When I heard the other day that Alexander's condition was worsening, I thought the doctors perhaps made the same mistake as in the Khokhlov case. Thallium has never been known to attack the blood stream, but that's what's happening to Litvinenko. Specialists at the U.S. military hospital in Frankfurt only later discovered that Khokhlov was exposed to radioactivated thallium, which initially only results in non-specific gastrointestinal symptoms. Only later did they observe a moderate elevation of blood lipids, leukocytosis and anemia that occurs in most high-level intoxications. By the time the symptoms known to be after-effects of radiation began to appear, the radioactivated thallium had already disintegrated, making it very hard for doctors to find and for investigators to confirm the poisoning. The same scenario may be playing out with Litvinenko. On Tuesday, the London hospital treating him said it could not confirm the poison was thallium -- a diagnosis that in the Khokhlov case was only made by a special U.S. military hospital.

I last met Alexander at London's Connaught Hotel to discuss the Khokhlov case, about which I'd published a monograph. He was investigating the death of Yury Shchekochikhin, an opposition parliamentarian and journalist, who died in suspicious circumstances in 2003 after a two-week illness. His symptoms were similar to Yushchenko's, pointing clearly to exposure to a toxic agent. After his death, no autopsy was performed and access to medical records wasn't allowed.

Litvinenko is a small thorn in the side of the current Russian regime. He lives abroad and holds a British passport. That didn't protect him, nor did it protect Georgi Markov, the Bulgarian dissident who in 1978 was killed by a KGB ricin-tipped umbrella near Waterloo station.

It is perhaps too early to discuss how and why Litvinenko was poisoned. Some things are clear. This was likely the work of the Russian secret service that had been after him for years. Whether the Russian president, who was often the object of Litvinenko's fierce and fearless mockery, is involved is open to doubt. I wonder if Putin is in control of his squabbling entourage. Whatever the truth, this poisoning also looks to be directed against Berezovsky, now in exile in London and campaigning for regime change in Russia. Litvinenko is one of his advisers.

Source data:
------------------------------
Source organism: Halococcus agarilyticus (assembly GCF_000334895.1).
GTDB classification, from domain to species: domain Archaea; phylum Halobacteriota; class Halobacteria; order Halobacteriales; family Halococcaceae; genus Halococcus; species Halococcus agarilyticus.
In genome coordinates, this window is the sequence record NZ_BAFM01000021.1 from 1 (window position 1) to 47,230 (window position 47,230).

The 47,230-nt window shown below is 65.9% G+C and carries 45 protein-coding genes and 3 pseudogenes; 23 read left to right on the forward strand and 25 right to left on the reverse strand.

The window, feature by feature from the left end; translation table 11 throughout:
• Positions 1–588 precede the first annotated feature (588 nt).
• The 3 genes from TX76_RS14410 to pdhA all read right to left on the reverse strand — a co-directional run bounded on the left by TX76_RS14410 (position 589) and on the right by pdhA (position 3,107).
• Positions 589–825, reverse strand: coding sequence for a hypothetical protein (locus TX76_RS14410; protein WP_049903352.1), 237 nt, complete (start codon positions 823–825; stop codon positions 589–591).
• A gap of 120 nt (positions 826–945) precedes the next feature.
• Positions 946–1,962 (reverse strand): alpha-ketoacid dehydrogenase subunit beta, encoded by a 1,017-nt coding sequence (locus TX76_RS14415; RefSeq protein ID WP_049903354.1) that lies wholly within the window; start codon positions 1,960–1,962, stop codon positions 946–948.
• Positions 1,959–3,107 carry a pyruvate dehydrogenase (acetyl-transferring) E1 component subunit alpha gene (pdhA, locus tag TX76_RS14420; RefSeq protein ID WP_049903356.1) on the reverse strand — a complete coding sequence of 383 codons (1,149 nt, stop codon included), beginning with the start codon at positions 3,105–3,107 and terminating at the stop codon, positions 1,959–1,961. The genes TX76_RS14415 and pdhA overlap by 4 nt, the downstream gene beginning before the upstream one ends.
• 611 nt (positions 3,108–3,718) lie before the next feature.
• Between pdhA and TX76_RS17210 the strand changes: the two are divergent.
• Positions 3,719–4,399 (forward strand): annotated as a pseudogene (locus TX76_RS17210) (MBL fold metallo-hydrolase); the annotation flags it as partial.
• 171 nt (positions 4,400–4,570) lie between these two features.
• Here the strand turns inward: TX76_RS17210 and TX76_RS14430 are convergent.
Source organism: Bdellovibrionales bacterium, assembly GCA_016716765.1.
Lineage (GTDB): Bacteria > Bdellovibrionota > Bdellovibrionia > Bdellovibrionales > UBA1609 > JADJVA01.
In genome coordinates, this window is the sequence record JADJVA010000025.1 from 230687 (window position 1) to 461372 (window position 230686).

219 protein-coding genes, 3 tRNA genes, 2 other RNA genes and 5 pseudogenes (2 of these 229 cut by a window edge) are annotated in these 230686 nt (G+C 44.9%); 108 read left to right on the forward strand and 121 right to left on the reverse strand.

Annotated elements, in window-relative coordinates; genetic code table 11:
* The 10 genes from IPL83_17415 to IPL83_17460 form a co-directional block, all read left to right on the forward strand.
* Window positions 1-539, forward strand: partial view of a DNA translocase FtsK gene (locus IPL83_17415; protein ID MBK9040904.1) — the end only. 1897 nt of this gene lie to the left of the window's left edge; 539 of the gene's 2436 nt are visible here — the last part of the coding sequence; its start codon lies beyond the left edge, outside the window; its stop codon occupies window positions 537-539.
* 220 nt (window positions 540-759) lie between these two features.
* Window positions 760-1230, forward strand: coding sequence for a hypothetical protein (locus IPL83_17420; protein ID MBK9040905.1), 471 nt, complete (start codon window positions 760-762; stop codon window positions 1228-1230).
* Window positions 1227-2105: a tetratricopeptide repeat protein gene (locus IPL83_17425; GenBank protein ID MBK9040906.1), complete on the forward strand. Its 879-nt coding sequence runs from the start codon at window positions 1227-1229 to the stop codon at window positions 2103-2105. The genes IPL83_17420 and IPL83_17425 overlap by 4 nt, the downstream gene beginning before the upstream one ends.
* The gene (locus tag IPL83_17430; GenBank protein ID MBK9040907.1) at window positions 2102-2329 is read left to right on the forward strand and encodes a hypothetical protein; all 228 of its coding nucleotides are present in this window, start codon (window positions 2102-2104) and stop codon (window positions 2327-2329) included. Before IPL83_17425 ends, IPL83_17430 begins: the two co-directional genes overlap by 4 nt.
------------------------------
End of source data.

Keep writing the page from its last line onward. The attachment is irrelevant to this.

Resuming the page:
Russian foreign intelligence denies any involvement in his poisoning. It cannot deny, however, its long history of using poison as a weapon. The "Kamera," or as KGB veterans might remember it, "Laboratory No. 12," was founded in 1921 in a corner of Lenin's Cheka. This office innovated biological and chemical agents as advancing science and the Kremlin dictated. But one thing in their design has stayed constant: To make the victim's death or illness appear natural, or at least produce symptoms that would baffle doctors long enough to delay proper treatment. The Chechen rebel Khattab was poisoned in 2004, as was Trotsky's secretary Wolfgang Salus in 1957. Countless other victims were never identified as such.

Before the Litvinenko case, the most prominent poisoning involved Yushchenko, whose digestive tract and once-chiseled face were destroyed by a complex, dioxin-based compound during a meal with the top officials of his country's security service. Yushchenko was an unwelcome candidate for Moscow in Ukraine's 2004 elections. Like Khokhlov, he survived; all leads in that case point to the Kamera. The investigation has been hindered by overt pressure on Yushchenko's doctors at home and in Austria, where he was treated, and Ukrainian politicians.

At this hour, Alexander Litvinenko is fighting for his life in a London hospital.

Boris Volodarsky, a former Soviet military intelligence officer who lives in London, is the author, with Oleg Gordievsky, of the forthcoming "KGB: The West Side Story." This comment first appeared in The Wall Street Journal.